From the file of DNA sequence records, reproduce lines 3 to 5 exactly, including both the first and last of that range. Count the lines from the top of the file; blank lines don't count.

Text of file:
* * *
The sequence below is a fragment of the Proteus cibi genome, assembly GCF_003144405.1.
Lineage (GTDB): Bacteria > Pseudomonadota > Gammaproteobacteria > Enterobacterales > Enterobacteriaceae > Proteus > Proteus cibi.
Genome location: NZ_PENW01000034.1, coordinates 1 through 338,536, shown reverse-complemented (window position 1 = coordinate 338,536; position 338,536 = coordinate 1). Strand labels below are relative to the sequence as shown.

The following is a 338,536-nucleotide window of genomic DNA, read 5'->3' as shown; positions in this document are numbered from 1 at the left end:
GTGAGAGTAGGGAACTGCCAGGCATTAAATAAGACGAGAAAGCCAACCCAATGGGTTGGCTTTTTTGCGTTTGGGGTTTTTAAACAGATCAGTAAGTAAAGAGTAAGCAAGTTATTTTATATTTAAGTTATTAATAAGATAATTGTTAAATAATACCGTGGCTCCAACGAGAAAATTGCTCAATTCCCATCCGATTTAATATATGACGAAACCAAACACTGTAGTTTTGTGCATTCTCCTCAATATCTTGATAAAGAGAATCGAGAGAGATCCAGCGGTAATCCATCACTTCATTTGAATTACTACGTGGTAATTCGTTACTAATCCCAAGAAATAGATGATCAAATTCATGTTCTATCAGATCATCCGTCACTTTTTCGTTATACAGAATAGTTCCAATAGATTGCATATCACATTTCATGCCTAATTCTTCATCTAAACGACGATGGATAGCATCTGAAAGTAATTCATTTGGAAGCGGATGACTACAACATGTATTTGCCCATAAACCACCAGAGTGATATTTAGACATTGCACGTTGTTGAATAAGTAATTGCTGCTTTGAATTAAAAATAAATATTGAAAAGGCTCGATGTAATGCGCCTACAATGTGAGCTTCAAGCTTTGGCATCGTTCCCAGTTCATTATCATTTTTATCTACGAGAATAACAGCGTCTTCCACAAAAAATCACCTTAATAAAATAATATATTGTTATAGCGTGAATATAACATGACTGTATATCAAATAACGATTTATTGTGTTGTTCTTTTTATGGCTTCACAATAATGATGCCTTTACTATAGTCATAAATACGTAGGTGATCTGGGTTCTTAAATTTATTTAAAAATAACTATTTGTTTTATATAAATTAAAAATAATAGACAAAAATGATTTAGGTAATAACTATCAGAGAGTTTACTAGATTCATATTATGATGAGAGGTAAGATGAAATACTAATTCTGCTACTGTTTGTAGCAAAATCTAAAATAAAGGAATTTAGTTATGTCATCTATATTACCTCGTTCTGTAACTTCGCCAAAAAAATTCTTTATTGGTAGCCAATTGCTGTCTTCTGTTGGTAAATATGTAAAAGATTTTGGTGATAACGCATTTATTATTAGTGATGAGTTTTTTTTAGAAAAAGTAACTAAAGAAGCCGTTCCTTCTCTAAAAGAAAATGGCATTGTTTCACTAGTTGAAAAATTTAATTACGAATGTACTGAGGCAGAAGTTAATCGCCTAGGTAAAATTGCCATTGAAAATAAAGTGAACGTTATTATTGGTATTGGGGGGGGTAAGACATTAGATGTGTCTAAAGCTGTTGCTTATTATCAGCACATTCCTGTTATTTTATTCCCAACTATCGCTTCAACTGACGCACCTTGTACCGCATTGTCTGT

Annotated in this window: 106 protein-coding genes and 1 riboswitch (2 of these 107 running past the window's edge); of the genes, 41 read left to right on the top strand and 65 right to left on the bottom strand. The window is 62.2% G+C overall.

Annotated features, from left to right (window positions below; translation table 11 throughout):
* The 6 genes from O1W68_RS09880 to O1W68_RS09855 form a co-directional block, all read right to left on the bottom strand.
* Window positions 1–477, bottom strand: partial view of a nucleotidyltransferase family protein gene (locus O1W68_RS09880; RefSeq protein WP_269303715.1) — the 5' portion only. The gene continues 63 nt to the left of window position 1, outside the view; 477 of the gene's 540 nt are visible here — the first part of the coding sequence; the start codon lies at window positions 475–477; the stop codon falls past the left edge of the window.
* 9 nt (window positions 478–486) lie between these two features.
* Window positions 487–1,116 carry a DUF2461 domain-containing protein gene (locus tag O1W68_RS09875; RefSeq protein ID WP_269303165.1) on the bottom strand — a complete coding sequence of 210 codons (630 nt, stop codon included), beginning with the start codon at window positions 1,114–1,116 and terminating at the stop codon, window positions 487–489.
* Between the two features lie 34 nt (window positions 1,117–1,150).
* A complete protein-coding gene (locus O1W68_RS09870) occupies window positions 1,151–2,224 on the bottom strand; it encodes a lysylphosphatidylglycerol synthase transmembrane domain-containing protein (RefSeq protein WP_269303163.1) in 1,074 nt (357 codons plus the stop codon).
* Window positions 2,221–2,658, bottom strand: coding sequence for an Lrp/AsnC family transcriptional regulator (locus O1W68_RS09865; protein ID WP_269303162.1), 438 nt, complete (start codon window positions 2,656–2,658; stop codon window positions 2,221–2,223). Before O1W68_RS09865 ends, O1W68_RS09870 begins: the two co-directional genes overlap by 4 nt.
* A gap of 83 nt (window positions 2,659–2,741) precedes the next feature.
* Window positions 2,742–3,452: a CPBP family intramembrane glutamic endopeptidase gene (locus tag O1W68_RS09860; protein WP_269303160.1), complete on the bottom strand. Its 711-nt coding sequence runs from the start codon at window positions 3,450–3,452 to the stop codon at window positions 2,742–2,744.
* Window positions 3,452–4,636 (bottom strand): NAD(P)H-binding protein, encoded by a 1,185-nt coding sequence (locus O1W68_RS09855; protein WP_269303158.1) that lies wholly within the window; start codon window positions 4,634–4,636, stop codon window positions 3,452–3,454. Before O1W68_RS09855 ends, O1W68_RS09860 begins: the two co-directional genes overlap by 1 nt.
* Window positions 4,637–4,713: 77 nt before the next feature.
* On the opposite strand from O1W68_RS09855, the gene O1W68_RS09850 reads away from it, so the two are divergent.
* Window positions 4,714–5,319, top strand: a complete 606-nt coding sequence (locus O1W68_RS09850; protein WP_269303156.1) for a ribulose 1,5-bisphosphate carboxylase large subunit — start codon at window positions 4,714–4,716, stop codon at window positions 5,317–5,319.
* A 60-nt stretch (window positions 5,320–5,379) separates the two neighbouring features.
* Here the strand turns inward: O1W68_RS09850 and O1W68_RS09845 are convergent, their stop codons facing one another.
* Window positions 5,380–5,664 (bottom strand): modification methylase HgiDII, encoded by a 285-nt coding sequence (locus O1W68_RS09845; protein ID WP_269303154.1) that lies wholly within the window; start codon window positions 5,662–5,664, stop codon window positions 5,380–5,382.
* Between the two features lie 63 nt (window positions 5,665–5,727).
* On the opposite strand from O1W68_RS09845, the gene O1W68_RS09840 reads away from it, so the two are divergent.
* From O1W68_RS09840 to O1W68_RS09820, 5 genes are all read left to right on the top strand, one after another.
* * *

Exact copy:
Genome location: NZ_PENW01000034.1, coordinates 1 through 338,536, shown reverse-complemented (window position 1 = coordinate 338,536; position 338,536 = coordinate 1). Strand labels below are relative to the sequence as shown.

The following is a 338,536-nucleotide window of genomic DNA, read 5'->3' as shown; positions in this document are numbered from 1 at the left end:
GTGAGAGTAGGGAACTGCCAGGCATTAAATAAGACGAGAAAGCCAACCCAATGGGTTGGCTTTTTTGCGTTTGGGGTTTTTAAACAGATCAGTAAGTAAAGAGTAAGCAAGTTATTTTATATTTAAGTTATTAATAAGATAATTGTTAAATAATACCGTGGCTCCAACGAGAAAATTGCTCAATTCCCATCCGATTTAATATATGACGAAACCAAACACTGTAGTTTTGTGCATTCTCCTCAATATCTTGATAAAGAGAATCGAGAGAGATCCAGCGGTAATCCATCACTTCATTTGAATTACTACGTGGTAATTCGTTACTAATCCCAAGAAATAGATGATCAAATTCATGTTCTATCAGATCATCCGTCACTTTTTCGTTATACAGAATAGTTCCAATAGATTGCATATCACATTTCATGCCTAATTCTTCATCTAAACGACGATGGATAGCATCTGAAAGTAATTCATTTGGAAGCGGATGACTACAACATGTATTTGCCCATAAACCACCAGAGTGATATTTAGACATTGCACGTTGTTGAATAAGTAATTGCTGCTTTGAATTAAAAATAAATATTGAAAAGGCTCGATGTAATGCGCCTACAATGTGAGCTTCAAGCTTTGGCATCGTTCCCAGTTCATTATCATTTTTATCTACGAGAATAACAGCGTCTTCCACAAAAAATCACCTTAATAAAATAATATATTGTTATAGCGTGAATATAACATGACTGTATATCAAATAACGATTTATTGTGTTGTTCTTTTTATGGCTTCACAATAATGATGCCTTTACTATAGTCATAAATACGTAGGTGATCTGGGTTCTTAAATTTATTTAAAAATAACTATTTGTTTTATATAAATTAAAAATAATAGACAAAAATGATTTAGGTAATAACTATCAGAGAGTTTACTAGATTCATATTATGATGAGAGGTAAGATGAAATACTAATTCTGCTACTGTTTGTAGCAAAATCTAAAATAAAGGAATTTAGTTATGTCATCTATATTACCTCGTTCTGTAACTTCGCCAAAAAAATTCTTTATTGGTAGCCAATTGCTGTCTTCTGTTGGTAAATATGTAAAAGATTTTGGTGATAACGCATTTATTATTAGTGATGAGTTTTTTTTAGAAAAAGTAACTAAAGAAGCCGTTCCTTCTCTAAAAGAAAATGGCATTGTTTCACTAGTTGAAAAATTTAATTACGAATGTACTGAGGCAGAAGTTAATCGCCTAGGTAAAATTGCCATTGAAAATAAAGTGAACGTTATTATTGGTATTGGGGGGGGTAAGACATTAGATGTGTCTAAAGCTGTTGCTTATTATCAGCACATTCCTGTTATTTTATTCCCAACTATCGCTTCAACTGACGCACCTTGTACCGCATTGTCTGT